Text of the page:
The only memory of underage I have is of being a sub on almost every team. I didn’t make a Portlaoise team until I was 16 years of age as I was a poor player at underage. I actually played in a minor final in 1985 against Camross/Castletown which we won, and Portlaoise made one substitute that day…me! So I don’t have great memories of hurling underage with the town!
Highlight of club career?
The highlight of my club career definitely would be captaining the club to win under 21 and senior championships in 1988 and 1998 respectively … winning the senior championship in 1989 and winning a senior double in 1991, I was midfield on both teams and to win a senior football championship with brilliant players like Tom ‘Curly’ Prendergast, Mick Lillis, Colm Browne, Cyril Duggan and Carl Lenihan was great – although my football skills are not noted that much I believe! I was more of a decoy I think!
My biggest disappointment was that we never won a Leinster club title when I believe we had the players to do so. But maybe more so is the disappointment that I never won back to back championships. We had great players and I felt at times we under achieved. I won five senior hurling medals and I should have at least 7 or 8.
What would your aspirations be for the club in 20 years time?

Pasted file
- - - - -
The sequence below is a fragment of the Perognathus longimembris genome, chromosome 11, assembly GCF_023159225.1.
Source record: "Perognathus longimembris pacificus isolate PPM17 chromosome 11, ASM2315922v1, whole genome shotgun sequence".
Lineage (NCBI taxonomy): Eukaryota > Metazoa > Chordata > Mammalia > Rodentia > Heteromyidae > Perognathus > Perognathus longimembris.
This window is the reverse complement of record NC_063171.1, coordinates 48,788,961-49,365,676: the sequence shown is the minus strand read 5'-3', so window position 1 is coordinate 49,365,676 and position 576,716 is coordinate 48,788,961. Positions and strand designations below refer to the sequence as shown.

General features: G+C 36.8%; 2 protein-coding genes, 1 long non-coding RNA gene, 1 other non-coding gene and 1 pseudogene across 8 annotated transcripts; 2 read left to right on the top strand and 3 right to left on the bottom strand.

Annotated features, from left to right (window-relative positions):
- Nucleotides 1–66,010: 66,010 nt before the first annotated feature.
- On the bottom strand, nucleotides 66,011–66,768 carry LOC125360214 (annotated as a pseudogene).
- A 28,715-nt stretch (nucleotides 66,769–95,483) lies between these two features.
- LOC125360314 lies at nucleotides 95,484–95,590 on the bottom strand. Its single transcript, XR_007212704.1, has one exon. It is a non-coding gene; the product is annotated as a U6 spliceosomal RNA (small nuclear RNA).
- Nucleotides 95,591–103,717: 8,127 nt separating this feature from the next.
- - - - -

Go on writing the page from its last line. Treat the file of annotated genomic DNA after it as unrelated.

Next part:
My aspirations for the club right now and in the future would be to get people in at the top of Portlaoise GAA who care and have an interest in hurling, We were a great club when we were winning hurling and football championships in the 80s/90s and noughties, but I feel very disappointed the way the people who should be the leaders of the club have completely focussed on football only. We have some great hurling players presently in the club and great young players coming through in future years, and we need to have these young players seeing what I saw in Rathdowney in 1981 as a twelve year old. But unless we get people who care about the hurling and football in the club we are in for barren times. Discipline is a major issue at present … to win championships everybody needs to be a leader, on the field and off the field. You must have discipline and be very driven to succeed with all people from club officers to number 30 on the panel out to achieve the same for the club. We need the people who run the club to treat hurling as we do football. Unless this is put in place the hurlers will always play second fiddle …we are one club … one life one club!
What does Portlaoise GAA mean to you?
Portlaoise GAA has been a huge part of my life. Since I was 7 years of age I loved the green and white jersey. I played with some of the greatest players, club or county, both at football and hurling and it was an honour to wear the town jersey. All I ever wanted was to achieve and believe that playing for the town is massive, and that whoever is given the jersey must live up to the expectation that you must carry the same values – to be driven, honest, passionate, be fit, focussed and have the courage to compete and win! I try to pass these values to my son, Cormac, who I want to see win senior hurling and football titles for Portlaoise in the future.
Bill and I soldiered together through most of our lives. Of the same age we went through the CBS to Leaving Cert in the same classes and had similar interests especially regarding GAA. The games were an important part of school life with Bro. O’Mahoney taking a particularly keen interest in preparing us for competitions.